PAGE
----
Video Rating: 3.5/5 3D Rating: NA
Easy Money: 3 out of 5
Easy Money is a film that has never looked spectacular on home video, and this new Blu-ray release is no exception. Colors are natural and consistent, with a palette leaning towards greys, giving the film a rather drab look. Detail is good, allowing the viewer to see beads of sweat on Rodney’s brow during several scenes. Grain is left intact, resulting in a nice film-like appearance.
Men At Work: 4 out of 5
Men At Work fares much better than Easy Money, but that may be because the former looks like it was filmed almost entirely under overcast conditions on the East Coast while the latter was filmed along the shorelines of sunny Southern California. Colors are vibrant, natural, and never oversaturated. Estevez also shot his film on a low-grain film stock, resulting in a sharper image overall, especially during the daytime sequences. Contrast holds up fairly well, with decent black levels.
Audio Rating: 4/5
Easy Money: 3.5 out of 5
Although the packaging indicates a DTS-HD Master Audio 2.0 stereo track, Easy Money has the original theatrical mono mix. The track is typical of most early 1980s low-budget comedies, providing clear dialogue with strong sound effects and music, but overall the track is somewhat constrained due to the limitations of the source material, often sounding thin and a bit harsh.
Men At Work: 4 out of 5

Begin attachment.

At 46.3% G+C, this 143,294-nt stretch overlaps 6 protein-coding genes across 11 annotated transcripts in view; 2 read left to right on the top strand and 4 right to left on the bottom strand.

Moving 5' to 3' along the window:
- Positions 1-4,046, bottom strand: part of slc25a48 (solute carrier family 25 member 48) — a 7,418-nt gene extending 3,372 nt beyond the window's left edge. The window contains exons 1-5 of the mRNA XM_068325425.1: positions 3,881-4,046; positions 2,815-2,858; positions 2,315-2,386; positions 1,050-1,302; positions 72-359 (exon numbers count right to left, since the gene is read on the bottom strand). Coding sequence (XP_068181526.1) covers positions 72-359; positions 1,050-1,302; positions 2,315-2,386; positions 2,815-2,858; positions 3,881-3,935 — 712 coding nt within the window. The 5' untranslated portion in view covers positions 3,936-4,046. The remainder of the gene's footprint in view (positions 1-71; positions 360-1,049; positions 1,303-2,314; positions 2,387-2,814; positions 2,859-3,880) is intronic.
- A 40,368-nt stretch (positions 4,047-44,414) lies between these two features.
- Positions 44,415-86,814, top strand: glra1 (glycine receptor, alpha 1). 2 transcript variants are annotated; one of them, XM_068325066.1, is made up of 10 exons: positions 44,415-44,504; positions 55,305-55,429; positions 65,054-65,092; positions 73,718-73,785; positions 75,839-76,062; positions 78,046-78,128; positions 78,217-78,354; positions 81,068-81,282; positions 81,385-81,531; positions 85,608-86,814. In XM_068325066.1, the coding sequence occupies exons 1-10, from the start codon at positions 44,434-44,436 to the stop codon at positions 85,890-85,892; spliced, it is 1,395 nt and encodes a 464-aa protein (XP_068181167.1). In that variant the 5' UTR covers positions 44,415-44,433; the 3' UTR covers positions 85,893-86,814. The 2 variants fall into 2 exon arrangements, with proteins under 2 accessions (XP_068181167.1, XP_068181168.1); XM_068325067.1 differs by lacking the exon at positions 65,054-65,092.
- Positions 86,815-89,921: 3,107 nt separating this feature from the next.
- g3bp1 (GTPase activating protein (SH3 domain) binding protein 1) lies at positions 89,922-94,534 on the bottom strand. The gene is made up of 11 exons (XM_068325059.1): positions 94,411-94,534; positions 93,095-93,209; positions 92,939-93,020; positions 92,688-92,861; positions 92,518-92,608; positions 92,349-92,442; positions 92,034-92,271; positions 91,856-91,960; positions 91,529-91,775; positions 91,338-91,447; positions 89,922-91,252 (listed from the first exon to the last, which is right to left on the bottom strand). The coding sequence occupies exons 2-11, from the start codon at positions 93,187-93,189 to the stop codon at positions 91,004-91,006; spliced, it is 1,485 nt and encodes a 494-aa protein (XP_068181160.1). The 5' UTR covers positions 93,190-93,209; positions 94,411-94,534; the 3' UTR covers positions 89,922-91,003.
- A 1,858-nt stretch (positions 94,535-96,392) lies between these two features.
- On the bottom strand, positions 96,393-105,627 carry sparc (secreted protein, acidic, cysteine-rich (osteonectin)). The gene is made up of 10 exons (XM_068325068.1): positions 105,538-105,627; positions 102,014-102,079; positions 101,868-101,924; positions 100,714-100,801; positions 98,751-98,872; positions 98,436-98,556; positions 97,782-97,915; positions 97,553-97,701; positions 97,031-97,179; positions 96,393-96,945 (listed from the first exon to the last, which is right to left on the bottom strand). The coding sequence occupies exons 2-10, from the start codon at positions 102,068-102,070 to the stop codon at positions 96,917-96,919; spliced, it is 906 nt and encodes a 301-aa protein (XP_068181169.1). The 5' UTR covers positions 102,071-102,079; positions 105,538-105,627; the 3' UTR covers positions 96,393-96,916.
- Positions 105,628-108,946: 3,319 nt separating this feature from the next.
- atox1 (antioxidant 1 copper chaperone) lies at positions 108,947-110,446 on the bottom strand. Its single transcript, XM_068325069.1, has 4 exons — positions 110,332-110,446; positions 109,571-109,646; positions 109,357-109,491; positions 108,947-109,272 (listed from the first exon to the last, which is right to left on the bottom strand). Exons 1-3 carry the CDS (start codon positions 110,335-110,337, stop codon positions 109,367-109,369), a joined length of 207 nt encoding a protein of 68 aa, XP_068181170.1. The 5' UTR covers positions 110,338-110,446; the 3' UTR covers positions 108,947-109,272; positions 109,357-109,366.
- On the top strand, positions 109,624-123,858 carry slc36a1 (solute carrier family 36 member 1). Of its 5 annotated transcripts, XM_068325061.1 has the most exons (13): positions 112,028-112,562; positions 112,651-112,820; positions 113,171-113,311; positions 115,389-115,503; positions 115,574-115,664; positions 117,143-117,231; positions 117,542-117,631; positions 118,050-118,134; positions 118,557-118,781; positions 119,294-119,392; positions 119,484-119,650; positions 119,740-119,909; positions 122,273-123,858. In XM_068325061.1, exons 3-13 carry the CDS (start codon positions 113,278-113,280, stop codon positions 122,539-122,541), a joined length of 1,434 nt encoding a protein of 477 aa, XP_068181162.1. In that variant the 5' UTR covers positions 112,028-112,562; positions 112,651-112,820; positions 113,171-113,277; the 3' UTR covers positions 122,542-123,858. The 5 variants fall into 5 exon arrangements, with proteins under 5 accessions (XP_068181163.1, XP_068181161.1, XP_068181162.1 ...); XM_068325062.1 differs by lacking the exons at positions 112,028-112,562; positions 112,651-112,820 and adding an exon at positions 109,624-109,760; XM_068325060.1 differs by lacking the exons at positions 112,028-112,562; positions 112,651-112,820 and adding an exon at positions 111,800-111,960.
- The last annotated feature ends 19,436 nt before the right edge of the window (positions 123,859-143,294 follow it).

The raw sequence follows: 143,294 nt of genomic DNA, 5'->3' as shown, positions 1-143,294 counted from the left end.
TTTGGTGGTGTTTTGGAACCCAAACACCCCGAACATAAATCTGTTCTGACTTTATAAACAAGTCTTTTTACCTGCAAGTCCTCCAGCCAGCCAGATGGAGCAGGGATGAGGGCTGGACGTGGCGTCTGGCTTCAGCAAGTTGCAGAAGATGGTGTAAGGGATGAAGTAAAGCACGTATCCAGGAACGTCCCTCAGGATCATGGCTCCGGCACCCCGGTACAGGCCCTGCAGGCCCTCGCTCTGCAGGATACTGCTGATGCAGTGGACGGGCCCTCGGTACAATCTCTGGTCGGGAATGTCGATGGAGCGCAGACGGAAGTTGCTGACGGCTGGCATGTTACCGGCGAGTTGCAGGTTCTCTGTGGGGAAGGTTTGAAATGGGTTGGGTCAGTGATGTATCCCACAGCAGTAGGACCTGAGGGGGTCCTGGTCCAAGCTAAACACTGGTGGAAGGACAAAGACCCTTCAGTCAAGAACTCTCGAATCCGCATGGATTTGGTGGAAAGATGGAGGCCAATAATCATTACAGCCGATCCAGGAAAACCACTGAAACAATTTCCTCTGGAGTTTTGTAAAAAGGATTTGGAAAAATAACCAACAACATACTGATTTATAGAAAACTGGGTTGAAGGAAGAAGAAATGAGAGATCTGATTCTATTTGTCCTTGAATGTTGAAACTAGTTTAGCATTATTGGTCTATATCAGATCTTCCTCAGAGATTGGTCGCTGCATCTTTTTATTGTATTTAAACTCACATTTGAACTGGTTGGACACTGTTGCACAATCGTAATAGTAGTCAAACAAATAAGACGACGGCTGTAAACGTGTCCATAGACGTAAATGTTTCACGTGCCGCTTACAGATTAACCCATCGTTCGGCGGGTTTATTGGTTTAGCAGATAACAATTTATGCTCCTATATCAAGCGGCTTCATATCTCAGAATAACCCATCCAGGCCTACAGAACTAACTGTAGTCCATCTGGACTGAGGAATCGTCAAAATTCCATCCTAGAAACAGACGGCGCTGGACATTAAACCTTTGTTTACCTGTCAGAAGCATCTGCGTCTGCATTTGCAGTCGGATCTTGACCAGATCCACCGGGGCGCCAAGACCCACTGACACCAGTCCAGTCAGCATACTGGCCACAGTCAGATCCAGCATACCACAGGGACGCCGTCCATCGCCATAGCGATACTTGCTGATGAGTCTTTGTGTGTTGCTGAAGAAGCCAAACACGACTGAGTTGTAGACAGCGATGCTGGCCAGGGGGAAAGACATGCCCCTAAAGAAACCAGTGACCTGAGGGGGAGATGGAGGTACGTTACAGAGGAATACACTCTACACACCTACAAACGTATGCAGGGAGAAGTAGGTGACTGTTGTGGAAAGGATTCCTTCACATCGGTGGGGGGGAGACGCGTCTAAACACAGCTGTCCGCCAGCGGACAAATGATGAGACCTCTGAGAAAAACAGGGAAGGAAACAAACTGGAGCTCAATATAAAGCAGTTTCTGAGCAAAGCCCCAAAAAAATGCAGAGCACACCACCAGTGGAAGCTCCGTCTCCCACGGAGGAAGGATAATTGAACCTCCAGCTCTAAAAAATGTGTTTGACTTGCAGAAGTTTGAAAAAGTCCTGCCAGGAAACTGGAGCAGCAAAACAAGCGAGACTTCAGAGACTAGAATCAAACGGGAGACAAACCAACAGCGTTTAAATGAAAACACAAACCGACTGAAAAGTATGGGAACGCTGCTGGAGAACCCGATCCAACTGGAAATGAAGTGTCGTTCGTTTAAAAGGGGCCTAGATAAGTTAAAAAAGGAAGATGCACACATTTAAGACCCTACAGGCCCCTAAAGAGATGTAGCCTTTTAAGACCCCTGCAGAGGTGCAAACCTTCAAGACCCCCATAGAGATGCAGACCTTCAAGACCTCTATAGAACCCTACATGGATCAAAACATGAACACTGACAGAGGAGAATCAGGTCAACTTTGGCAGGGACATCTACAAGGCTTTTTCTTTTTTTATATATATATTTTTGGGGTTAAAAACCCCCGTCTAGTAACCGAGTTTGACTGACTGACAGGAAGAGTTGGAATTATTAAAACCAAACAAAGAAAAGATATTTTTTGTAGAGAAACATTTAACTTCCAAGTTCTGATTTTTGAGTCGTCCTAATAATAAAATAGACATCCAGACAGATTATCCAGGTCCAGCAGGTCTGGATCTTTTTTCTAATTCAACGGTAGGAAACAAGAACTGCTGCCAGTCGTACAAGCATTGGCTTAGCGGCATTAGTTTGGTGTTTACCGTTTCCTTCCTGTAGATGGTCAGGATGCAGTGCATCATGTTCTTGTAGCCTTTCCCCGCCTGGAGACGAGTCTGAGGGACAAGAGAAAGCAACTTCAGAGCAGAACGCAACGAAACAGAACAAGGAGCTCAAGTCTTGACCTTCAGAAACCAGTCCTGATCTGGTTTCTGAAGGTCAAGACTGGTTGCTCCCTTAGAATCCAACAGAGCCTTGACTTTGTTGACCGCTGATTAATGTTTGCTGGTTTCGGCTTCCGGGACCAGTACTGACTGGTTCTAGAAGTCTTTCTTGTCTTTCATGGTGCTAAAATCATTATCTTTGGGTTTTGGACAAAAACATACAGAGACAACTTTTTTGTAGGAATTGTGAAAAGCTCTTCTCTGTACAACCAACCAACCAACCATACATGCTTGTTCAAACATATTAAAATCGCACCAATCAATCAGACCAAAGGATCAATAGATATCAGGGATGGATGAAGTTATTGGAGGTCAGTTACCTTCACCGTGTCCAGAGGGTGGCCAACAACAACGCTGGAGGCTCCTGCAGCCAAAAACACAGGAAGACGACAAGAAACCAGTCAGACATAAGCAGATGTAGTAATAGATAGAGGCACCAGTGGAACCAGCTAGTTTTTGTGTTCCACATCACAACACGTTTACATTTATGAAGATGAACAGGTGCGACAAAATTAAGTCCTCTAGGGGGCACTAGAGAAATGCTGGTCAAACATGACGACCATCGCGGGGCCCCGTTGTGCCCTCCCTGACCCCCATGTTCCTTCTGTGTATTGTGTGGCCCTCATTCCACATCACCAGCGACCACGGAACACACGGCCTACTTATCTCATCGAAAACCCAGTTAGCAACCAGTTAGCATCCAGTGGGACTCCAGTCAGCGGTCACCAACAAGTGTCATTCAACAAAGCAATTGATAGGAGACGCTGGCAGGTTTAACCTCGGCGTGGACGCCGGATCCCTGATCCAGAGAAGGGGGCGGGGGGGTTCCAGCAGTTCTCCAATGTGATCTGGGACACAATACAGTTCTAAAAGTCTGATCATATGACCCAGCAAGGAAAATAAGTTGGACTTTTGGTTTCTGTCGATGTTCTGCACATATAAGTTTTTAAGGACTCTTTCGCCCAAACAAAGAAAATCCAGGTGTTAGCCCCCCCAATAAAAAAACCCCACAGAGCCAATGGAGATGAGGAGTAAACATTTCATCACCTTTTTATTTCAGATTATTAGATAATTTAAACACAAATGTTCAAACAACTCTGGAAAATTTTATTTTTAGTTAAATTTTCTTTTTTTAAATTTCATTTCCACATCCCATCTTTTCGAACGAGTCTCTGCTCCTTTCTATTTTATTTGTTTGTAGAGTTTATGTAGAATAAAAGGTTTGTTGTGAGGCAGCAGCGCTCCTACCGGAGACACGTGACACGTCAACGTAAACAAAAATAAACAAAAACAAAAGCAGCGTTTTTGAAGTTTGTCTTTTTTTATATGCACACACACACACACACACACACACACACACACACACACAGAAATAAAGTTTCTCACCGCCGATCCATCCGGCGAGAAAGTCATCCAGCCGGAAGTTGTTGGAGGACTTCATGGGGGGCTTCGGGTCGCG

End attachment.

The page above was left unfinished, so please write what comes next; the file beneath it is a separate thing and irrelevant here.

Again, the packaging indicates the opposite of what appears on the disc, as Men At Work contains the film’s original matrixed stereo surround track in DTS-HD Master Audio. When played back in Pro-Logic mode, dialogue is directed mostly to the center channel and remains clear and understandable. The track sports some nice stereo sound effects that are somewhat immersive, and Stewart Copeland’s percussive score benefits from the wider dynamic range.
Special Features Rating: 1/5
The only bonus features included on this double feature disc are the trailers for each film in 1080i.
Overall Rating: 3/5
Fans of either film (or both) will be pleased that MGM licensed these out for Blu-ray, since neither of these low-brow comedies are considered classics, but each does have a fairly loyal but small fan base. This is likely the best these two films are ever going to look or sound, although it would have been nice if Men At Work could have included at the very least a commentary track by its director.
Reviewed By: Todd Erwin